LWGRC Proposes Women-Only Gym Hours

By, Kelly Cwik & Megan LaCreta, Asst. A&E Editor & Staff Writer

The Lasallian Women and Gender Resource Center is working with the Fitness Center to test out women-only gym hours. Last Monday, the LWGRC sent out a poll to gage student support in hopes of jump-starting the implementation of these hours.

Amanda Touse is a senior business analytics major, and an intern at the LWGRC. Touse first pitched the idea of women-only gym hours when she interviewed for the position last year, as a way to empower women on campus to be more active in the gym, particularly in the weight section.

“I know so many girls who are uncomfortable in the gym, and they don’t know what they’re doing so they don’t want to go work out,” said Touse. “Typically if its a weightlifting thing or the machines, there’s so many guys, and you can kind of feel like you’re being watched, and you don’t want to look stupid.”

Shawn, Ladda, EdD, chair of the kinesiology department and a member of the LWGRC advisory board, stressed the importance of a diverse exercise routine that targets all five components of health related fitness, which includes muscle strength, muscle endurance, cardiovascular endurance, body composition, and flexibility. She expressed hope that the new hours would lead to gym-goers of all genders adding some variety to their routines.

“I think if you know anyone going into the fitness center, I’ve made this observation for a lot of years and I’ve taught this to my wellness students, that more often you see women on the aerobics equipment when you walk in, and more often you see the men in the back, using a lot of the equipment,” said Ladda. “We need the women to go in the back and use the different strength training opportunities back there, not only the machines, but also free weights. And the men need to not just lift weights, they need to get themselves on the rowing machines, so that they also are contributing to the five components of health related fitness.”

Touse and the LWGRC brought the idea for women-only gym hours to the Fitness Center, and are currently working out a trial for the program.

“We’re probably going to do one or two days to test out some interest,” said Touse. “And then from there, hopefully, if it goes the way we want it to and there’s a lot of interest in it, it becomes a more permanent thing where it can happen every week, or hopefully a few times a week, just to make it a big thing that’s not just happening once a month, you know. It’s accessible.”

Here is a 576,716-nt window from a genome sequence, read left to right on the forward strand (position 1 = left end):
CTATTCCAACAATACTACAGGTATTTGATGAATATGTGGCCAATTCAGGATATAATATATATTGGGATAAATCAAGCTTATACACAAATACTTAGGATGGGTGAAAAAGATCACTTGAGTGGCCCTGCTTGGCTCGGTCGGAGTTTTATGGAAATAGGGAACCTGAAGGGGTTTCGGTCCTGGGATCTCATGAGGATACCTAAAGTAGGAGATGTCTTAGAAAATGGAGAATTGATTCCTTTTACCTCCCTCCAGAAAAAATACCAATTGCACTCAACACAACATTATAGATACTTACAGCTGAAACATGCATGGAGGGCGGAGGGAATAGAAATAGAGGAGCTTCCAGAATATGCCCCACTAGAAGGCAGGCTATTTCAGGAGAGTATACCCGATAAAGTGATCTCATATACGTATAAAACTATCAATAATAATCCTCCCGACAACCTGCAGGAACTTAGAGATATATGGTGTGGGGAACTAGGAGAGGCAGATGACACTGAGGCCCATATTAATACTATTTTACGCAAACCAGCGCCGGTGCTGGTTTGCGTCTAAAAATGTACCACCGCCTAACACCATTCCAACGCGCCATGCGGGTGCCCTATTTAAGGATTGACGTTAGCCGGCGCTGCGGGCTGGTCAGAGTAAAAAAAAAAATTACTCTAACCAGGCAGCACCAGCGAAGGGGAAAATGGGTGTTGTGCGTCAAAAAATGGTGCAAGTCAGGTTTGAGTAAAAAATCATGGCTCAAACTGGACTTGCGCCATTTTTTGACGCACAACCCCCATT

Accessibility is an important aspect of this program. Ashley Lawton, a junior political science and sociology double major and LWGRC intern, explained the importance of creating a place for women to be comfortable and able to express themselves.

“I think it’s important because you provide women with a space to work out and take care of their bodies and their minds and that’s obviously important no matter who you are, but for women, finding that space, and a safe space to do that can be particularly difficult,” Lawton said. “So I think that women-only gym hour will definitely provide that safe space.”

Similar to Lawton, Guadalupe Cabrera, a senior finance major believes that a women only gym hour will give women that comfortable space in which more women will participate.

“I think it’s important, because maybe a lot of women, like I said, feel intimidated and maybe they’ve been wanting to go to the gym but because of that specific feeling they’ve kind of been refraining,” Cabrera said. “So I feel like if we did have that hour, a lot more women would be taking advantage of it.”

The feedback for the program has been overwhelmingly positive. As of Friday, a poll sent out by the LWGRC showed that 98 percent of respondents were interested in women only gym hours.

Ladda applauded the program, as well as the positive response it received from the campus community.

“I don’t see anything negative about it,” said Ladda. “It’s really about being equitable, inclusive, providing an environment where individuals feel safe and they feel motivated to become stronger and healthier.”

For more information reach out to the LWGRC via their email, lasallianwomenandgender@manhattan.edu